In an era of a globally aging population, prevention of Alzheimer disease and other types of dementia (all-cause dementia) is an important public health goal. Laura F. DeFina, MD, from The Cooper Institute (Texas, USA), and colleagues revealed that among nearly 20,000 participants in the Cooper Center Longitudinal Study, those in the highest quintile of cardiorespiratory fitness at roughly age 50 were 36% less likely than those in the lowest quintile. The magnitude and direction of the association were similar with or without previous stroke, suggesting that the lower risk for dementia later in life was independent of cerebrovascular disease. Writing that: “Higher midlife fitness levels seem to be associated with lower hazards of developing all-cause dementia later in life,” the study authors submit that: “The magnitude and direction of the association were similar with or without previous stroke, suggesting that higher fitness levels earlier in life may lower risk for dementia later in life, independent of cerebrovascular disease.”
Laura F. DeFina; Benjamin L. Willis; Nina B. Radford; Ang Gao; David Leonard; William L. Haskell; Myron F. Weiner; Jarett D. Berry. “The Association Between Midlife Cardiorespiratory Fitness Levels and Later-Life Dementia: A Cohort Study.” Annals Int Med., 5 February 2013.
Vitamin D3 and omega-3 fatty acids may enhance the immune system's ability to clear the brain of the amyloid plaques characteristic of Alzheimer’s Disease.
US Baby Boomers are experiencing higher rates of chronic disease and lower self-rated health than members of the previous generation at the same age.
People who maintain cardiorespiratory fitness in mid-life may be less likely to develop dementia and Alzheimer’s Disease, as they age.
Potential new anti-cancer therapy aims to halt cancer cell growth by knocking out a key mitochondrial protein.
Exposure to sunlight associates with a decreased incidence of rheumatoid arthritis, among women.
An eight-week long program involving the consumption of 40 g of soybean protein a day improved biomarkers of inflammation and adipocytokines.
Indulging in a small food treat yields as much psychological satisfaction as a larger portion.
By modulating the biological pathways involved in inflammation, humulones and bittering acids found in beer may beneficially impact diabetes and other diseases.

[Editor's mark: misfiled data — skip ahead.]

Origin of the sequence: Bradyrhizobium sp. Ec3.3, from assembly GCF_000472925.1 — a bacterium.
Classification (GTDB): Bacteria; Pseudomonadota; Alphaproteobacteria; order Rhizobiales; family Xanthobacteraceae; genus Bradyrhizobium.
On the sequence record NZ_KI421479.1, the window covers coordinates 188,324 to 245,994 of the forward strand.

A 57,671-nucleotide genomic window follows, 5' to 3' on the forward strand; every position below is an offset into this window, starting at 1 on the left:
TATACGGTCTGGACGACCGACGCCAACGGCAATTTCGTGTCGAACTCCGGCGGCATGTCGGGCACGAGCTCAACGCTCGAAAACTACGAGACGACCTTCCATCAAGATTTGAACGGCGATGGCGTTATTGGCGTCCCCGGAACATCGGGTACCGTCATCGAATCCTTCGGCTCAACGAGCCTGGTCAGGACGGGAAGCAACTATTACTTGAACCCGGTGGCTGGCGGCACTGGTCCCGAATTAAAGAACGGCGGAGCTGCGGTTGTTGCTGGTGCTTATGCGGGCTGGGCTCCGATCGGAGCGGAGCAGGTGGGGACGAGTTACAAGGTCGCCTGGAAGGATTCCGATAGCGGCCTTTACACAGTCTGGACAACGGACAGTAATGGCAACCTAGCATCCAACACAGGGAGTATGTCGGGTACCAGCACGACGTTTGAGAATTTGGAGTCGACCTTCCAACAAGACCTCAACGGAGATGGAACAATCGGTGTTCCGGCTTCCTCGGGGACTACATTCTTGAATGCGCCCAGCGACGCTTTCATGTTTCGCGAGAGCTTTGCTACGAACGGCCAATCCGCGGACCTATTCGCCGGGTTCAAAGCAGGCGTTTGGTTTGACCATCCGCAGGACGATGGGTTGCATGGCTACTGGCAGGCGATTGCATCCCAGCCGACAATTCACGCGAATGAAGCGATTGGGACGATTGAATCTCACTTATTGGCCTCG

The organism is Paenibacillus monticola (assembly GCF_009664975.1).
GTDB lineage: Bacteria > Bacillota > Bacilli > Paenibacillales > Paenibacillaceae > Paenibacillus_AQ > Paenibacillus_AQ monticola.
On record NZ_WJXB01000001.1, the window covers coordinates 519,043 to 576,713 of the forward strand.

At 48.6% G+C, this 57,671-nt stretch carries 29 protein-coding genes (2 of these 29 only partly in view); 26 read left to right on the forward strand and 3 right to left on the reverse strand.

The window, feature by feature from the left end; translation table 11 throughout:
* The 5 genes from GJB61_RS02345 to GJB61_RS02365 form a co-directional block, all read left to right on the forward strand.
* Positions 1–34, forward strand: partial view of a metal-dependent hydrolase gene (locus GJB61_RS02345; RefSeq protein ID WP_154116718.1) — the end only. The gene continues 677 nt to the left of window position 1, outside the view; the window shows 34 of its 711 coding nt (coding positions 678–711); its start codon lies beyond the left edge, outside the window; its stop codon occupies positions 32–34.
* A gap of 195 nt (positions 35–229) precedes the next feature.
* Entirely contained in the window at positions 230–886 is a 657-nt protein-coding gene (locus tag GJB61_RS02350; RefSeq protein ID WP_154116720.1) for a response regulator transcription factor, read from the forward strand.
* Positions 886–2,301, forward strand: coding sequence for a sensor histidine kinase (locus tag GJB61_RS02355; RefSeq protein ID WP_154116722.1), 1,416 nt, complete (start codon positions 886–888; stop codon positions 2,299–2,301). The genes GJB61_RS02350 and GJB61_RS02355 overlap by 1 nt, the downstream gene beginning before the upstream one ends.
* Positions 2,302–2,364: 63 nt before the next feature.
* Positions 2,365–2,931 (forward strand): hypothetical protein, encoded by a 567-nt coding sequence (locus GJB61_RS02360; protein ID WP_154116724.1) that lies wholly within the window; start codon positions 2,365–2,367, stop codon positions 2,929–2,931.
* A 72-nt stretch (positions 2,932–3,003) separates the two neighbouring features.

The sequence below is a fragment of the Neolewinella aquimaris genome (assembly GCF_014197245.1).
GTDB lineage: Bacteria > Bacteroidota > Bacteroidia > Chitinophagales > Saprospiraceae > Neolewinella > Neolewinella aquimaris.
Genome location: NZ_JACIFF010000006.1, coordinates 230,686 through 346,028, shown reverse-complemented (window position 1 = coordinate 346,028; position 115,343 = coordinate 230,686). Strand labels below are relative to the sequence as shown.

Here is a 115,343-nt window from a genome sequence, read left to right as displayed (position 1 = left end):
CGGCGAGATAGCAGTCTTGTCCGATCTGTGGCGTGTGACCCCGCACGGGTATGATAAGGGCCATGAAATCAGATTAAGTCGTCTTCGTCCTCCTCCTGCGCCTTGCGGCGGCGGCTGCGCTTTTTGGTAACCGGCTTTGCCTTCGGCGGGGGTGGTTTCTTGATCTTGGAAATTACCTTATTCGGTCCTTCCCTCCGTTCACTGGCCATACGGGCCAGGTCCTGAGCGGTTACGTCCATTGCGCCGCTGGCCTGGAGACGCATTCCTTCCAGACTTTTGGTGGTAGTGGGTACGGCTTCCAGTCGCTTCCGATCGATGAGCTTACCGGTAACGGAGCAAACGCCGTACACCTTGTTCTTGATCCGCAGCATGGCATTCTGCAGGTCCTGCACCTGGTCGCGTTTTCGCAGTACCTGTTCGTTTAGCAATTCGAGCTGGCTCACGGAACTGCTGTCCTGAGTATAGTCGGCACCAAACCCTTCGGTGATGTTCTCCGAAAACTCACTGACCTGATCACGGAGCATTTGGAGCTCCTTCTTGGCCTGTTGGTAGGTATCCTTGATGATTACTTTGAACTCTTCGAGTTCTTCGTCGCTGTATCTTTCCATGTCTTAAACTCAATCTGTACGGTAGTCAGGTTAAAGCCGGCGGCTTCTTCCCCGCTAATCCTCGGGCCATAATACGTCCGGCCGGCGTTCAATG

Older adults may improve their decision making and working memory simply by maintaining a positive mood.
Silibinin, the extract of milk thistle, kills skin cells mutated by UVA radiation - which makes up about 95% of the sun’s radiation that reaches Earth.
People who receive acupuncture while exercising display enhanced exercise performance, and recover more quickly from an exercise session as well.
Seniors who engage in regular physical activity are less likely to experience loss of brain volume and potentially retain cognitive skills.
People who lift weights are less likely to have metabolic syndromea cluster of risk factors linked to heart disease and diabetes.
Lift your mood by extending your normal exercise routine by just a few minutes
T cells become more responsive in exercising cancer survivors weeks after chemotherapy ends.
Soccer (football outside the US) helps men with high blood pressure to improve their fitness, normalize their blood pressure. and reduce their risk of stroke.
A regular exercise program that focuses on intensity of activity, rather than duration, may significantly reduce the risk of markers implicated in diabetes
As little as 6 months of exercise can improve memory, language, thinking and judgment problems by almost 50%, in people affected by stroke.
Daily physical activity can boost a person's mental health, via the psychological mechanisms known as the self-image hypothesis and the social interaction hypot
The very elderly and frail can enjoy the benefits of exercise in terms of their physical and cognitive faculties and quality of life after only three months.
Tip #127 - Delay Death with Vitamin D
The therapeutic role of vitamin D, "the sunshine vitamin," for bone health, has become well established. A number of recent studies now link vitamin D deficiency to adverse health consequences such as cancer, cardiovascular disease, high blood pressure, type 2 diabetes, and some infectious diseases.
Johns Hopkins University (Maryland, USA) researchers reported that low blood levels of Vitamin D are associated with a 26% increased risk of death from any cause. The team analyzed data collected on 13,331 adults during a 6-year period after which the subjects were followed for 9 years. People with Vitamin D levels of less than 17.8 ng/mL had a 26% increased rate of death from any cause, compared to people with the highest Vitamin D levels (more than 32.1 ng/mL).
Researchers from Harvard School of Public Health (Massachusetts, USA) reported that those individuals taking vitamin D supplements are at a 7% lower risk of death, as compared to those who did not supplement.
As well, Vitamin D inhibits the body’s inflammatory response and thus reduces the turnover of leukocytes (a type of white blood cell). The length of the leukocyte telomere (the endcap of the chromosome) is a predictor of aging-related disease, whereby it shortens as a result of increased inflammation. A team from King's College, London School of Medicine (United Kingdom) found that people with longer telomeres have higher levels of Vitamin D stored in their bodies. The team reports that: “The difference … was … equivalent to five years of telomeric aging,” suggesting that people who have higher levels of vitamin D may age more slowly than people with lower levels.